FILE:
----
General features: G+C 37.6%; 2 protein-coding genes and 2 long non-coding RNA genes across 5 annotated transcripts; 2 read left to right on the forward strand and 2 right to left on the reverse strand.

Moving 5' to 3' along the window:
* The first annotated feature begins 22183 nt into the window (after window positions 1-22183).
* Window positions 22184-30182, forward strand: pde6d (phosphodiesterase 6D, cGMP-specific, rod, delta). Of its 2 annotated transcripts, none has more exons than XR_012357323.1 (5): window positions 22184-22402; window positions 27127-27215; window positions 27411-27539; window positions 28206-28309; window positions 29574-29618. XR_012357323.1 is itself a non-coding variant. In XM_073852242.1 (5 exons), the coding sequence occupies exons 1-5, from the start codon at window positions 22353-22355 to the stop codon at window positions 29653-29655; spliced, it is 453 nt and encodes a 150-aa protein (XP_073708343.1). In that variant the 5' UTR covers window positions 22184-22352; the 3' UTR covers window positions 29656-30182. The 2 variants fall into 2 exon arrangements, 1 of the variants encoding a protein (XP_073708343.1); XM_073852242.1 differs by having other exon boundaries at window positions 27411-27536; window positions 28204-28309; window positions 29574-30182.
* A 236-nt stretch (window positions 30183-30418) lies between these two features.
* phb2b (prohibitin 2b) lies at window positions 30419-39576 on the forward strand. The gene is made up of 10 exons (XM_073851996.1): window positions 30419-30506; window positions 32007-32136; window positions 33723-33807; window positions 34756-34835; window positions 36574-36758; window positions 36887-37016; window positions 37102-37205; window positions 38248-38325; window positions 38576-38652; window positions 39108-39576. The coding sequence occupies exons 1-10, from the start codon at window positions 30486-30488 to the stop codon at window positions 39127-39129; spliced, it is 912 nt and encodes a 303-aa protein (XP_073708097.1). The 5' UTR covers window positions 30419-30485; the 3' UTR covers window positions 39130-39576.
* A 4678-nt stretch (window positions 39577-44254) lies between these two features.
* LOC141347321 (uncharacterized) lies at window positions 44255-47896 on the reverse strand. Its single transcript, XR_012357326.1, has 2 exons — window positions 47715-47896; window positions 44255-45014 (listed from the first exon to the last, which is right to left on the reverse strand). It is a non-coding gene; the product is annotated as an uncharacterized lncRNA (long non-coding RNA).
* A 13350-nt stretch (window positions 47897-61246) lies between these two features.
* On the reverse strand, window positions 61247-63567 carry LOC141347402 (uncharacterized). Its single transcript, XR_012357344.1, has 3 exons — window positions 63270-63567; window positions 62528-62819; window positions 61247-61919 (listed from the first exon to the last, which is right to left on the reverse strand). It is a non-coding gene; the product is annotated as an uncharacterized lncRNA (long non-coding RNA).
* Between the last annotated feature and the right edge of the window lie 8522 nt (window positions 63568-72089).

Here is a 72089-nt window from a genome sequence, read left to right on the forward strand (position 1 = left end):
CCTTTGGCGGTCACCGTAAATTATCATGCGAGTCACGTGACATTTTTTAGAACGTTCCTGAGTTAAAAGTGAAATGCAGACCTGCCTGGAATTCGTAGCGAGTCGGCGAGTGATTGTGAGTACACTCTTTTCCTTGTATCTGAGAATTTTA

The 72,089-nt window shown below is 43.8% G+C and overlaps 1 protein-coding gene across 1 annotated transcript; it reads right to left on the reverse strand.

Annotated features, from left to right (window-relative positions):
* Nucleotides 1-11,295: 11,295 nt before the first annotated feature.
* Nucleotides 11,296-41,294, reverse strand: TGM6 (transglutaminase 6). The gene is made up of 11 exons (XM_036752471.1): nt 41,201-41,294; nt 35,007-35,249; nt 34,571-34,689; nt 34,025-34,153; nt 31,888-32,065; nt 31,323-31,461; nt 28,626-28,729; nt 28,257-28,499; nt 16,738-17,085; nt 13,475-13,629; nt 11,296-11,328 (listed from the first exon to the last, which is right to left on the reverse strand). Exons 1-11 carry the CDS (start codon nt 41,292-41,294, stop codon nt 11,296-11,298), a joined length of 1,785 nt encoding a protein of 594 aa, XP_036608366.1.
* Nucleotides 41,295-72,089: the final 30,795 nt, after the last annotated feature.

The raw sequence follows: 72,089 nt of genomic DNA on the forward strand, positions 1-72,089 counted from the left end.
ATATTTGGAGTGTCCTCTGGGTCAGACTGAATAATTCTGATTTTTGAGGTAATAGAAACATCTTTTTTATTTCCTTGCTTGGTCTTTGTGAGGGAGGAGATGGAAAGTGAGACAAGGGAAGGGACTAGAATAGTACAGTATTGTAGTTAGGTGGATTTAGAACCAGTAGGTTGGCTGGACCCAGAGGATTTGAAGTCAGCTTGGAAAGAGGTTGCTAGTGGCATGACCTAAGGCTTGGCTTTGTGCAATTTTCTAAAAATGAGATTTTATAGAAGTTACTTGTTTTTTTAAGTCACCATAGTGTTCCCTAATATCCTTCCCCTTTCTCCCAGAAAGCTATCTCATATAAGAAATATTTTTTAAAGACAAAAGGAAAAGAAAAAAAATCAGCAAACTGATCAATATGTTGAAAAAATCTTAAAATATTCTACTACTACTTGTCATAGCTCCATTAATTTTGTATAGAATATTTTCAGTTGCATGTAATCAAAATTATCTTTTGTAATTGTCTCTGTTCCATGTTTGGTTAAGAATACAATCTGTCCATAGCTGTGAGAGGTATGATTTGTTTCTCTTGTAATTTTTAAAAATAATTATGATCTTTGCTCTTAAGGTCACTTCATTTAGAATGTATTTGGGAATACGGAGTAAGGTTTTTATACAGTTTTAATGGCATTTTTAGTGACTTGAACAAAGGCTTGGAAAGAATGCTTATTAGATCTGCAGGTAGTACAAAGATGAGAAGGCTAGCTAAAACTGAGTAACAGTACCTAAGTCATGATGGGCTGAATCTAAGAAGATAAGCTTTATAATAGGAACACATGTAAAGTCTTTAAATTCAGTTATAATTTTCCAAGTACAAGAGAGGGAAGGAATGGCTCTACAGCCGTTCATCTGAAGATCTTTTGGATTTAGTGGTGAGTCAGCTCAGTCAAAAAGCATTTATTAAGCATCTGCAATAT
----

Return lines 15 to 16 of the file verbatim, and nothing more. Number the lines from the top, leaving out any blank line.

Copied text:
Annotated features, from left to right (window-relative positions):
* Nucleotides 1-11,295: 11,295 nt before the first annotated feature.